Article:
Why did Grandpa not answer Peterkin when he asked what came out of the war in the Battle Of Blenheim? What is the moral of the poem Battle Of Blenheim?
Grandpa Kaspar did not answer the grandchild Peterkin in Robert Southey’s poem “The Battle of Blenheim”, when the grandchild asked what came out of the war because Kaspar was focusing more on what we would call today the “spin” about the war and this specific battle. He is emphasizing more “the great victory.”
Kaspar’s father’s abode was destroyed in the battle between the English and French. It was burned totally, to the ground. As a result, the father and mother and Kaspar (as a child) had to flee.
The poem is replete with the terrible consequences of war – its wastefulness and how this affects the people and the land. The irony is that war wreaks havoc on the victor and the vanquished alike. The victors, in their success do receive terrible consequences as well. The grandpa maybe is looking to shield Peterkin from this reality, since Peterkin is of a tender age. Maybe the grandpa wants to wait till the boy is more mature to reveal to him what war is really all about.
In addition, it is possible that Grandpa Kaspar doesn't really know what came out of the war. Maybe he feels nothing positive and constructive did come out of this war and that is also why he doesn’t provide an answer – or at least a suitable answer for Peterkin. Kaspar states concerning what came out of the war”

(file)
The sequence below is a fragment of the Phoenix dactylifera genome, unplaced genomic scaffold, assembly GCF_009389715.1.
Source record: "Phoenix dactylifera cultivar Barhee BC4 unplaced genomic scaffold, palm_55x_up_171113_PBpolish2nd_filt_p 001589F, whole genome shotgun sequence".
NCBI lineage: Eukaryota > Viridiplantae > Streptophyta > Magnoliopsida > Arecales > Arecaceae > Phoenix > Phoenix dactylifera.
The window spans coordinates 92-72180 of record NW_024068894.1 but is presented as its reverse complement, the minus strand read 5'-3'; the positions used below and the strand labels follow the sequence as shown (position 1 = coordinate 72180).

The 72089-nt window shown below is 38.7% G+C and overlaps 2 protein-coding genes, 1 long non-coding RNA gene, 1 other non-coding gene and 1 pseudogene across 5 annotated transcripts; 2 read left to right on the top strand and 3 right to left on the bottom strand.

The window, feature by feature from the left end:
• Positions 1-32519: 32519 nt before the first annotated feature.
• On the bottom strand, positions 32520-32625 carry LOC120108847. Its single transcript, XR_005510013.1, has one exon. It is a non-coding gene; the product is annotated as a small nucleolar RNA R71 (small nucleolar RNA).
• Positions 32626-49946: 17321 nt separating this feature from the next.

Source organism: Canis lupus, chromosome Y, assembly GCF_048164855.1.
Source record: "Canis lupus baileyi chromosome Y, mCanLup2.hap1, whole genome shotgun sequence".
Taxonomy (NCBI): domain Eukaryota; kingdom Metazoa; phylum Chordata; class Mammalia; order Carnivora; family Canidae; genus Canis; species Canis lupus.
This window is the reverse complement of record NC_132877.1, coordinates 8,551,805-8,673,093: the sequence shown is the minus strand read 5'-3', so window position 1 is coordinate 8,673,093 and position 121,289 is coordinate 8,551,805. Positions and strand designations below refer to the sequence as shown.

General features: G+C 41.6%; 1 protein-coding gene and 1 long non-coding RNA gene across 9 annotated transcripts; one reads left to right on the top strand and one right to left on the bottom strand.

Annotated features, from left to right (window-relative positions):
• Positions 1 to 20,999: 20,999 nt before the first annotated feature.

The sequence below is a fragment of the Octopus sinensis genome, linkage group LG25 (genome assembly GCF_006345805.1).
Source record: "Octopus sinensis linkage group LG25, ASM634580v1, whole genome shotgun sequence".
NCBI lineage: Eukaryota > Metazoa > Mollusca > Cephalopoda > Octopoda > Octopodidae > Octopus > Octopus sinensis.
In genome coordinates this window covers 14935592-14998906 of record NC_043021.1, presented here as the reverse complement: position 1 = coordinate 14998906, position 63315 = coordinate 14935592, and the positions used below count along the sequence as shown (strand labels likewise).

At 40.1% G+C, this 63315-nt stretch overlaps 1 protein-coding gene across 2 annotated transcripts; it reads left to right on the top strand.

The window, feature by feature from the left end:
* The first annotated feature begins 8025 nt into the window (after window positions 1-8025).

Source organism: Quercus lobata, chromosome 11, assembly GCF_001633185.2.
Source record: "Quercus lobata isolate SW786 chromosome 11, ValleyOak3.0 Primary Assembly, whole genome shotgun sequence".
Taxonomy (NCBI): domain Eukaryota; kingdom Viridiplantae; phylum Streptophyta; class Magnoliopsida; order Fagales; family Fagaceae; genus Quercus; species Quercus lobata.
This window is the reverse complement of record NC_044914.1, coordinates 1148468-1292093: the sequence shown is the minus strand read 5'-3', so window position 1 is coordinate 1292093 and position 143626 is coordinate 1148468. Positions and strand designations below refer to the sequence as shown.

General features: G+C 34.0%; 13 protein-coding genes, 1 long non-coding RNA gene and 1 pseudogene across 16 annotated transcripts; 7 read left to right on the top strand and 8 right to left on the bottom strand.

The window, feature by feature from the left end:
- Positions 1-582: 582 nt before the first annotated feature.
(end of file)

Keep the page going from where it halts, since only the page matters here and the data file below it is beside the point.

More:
"Why, that I cannot tell," said he,
"But 'twas a famous victory."
Again, he falls back on the aforementioned “spin” and belief prevalent in the community concerning the war that it indeed was a famous victory. That, in essence is his final answer.
The moral of the poem Battle of Blenheim is that there is no real rationale for destructive war among human beings and nations that should learn to get along. Grandpa Kaspar doesn’t even know what the English and French were actually fighting about. He says:
“But what they fought each other for
I could not well make out;”
This is the moral of this brief story poem by poet Southey. It is a sad treatise on war this final thought in the poem.